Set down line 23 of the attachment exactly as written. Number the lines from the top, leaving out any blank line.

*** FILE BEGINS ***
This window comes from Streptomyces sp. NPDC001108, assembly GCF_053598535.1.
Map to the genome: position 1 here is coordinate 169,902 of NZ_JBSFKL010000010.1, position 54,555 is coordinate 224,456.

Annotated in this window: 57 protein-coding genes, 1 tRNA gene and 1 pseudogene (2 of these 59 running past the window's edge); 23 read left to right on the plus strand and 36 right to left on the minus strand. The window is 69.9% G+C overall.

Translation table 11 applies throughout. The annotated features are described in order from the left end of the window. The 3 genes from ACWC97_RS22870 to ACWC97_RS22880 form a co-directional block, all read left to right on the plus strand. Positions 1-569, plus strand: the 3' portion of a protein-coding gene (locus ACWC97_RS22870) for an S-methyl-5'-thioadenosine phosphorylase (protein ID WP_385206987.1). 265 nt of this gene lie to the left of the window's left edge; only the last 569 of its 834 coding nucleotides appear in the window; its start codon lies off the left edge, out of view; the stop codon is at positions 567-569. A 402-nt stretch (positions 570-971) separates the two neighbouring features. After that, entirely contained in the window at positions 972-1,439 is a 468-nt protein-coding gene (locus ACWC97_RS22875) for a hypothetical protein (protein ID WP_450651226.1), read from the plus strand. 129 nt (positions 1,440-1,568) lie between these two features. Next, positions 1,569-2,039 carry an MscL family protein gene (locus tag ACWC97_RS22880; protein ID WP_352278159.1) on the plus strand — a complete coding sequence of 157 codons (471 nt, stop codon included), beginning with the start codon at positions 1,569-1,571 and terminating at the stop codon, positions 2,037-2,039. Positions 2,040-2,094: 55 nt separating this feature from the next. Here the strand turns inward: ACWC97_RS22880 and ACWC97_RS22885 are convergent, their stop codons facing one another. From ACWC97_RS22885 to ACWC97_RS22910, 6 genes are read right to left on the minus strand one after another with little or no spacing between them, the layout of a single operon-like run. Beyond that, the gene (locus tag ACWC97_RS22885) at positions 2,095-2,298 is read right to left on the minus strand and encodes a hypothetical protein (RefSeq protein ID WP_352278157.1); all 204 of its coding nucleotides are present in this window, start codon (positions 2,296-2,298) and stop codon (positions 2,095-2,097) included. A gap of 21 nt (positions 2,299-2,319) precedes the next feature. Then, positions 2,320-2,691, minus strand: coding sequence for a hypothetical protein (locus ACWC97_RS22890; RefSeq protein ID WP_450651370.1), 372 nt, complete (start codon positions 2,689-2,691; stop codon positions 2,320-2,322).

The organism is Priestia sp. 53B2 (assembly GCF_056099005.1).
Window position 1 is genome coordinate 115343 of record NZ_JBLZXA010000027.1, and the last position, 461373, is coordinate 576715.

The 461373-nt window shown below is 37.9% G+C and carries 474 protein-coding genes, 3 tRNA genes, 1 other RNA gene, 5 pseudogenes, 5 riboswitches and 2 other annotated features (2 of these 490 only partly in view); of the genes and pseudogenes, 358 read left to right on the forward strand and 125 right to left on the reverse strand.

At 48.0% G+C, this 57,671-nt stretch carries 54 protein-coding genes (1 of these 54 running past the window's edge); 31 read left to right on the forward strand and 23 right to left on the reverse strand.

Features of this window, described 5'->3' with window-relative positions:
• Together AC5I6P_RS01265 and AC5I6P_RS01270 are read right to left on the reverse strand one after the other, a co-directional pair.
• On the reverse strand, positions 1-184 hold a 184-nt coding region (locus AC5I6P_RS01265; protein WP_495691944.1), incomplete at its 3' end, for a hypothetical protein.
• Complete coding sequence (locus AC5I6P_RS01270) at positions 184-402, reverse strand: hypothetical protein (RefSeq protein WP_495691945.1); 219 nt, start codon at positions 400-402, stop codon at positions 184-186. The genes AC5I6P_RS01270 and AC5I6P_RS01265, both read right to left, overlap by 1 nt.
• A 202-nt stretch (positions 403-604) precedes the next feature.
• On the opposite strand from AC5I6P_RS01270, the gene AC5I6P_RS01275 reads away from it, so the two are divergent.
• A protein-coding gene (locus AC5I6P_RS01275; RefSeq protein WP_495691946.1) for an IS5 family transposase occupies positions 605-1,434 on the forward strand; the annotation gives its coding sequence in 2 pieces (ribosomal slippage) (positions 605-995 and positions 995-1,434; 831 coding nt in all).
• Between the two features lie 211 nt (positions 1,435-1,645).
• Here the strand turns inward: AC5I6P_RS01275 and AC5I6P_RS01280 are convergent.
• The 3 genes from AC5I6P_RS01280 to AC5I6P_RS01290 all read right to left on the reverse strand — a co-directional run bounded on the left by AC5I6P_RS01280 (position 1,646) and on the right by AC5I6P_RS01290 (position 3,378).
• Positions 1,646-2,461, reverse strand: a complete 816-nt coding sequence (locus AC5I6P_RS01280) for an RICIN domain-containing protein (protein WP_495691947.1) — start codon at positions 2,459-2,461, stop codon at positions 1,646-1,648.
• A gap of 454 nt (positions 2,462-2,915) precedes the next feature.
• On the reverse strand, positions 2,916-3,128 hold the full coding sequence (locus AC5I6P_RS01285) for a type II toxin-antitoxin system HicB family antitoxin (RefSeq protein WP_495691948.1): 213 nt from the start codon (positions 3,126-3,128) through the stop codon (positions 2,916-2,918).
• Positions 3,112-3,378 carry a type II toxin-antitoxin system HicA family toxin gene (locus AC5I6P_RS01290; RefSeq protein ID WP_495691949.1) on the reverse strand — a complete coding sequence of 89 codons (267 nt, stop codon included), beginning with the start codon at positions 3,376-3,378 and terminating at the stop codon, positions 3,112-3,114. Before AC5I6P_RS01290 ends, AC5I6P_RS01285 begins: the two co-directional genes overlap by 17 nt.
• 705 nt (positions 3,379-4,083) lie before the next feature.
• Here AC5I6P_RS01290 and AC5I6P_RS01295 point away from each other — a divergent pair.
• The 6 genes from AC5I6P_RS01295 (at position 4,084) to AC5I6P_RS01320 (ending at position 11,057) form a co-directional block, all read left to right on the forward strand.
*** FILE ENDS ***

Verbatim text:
• 705 nt (positions 3,379-4,083) lie before the next feature.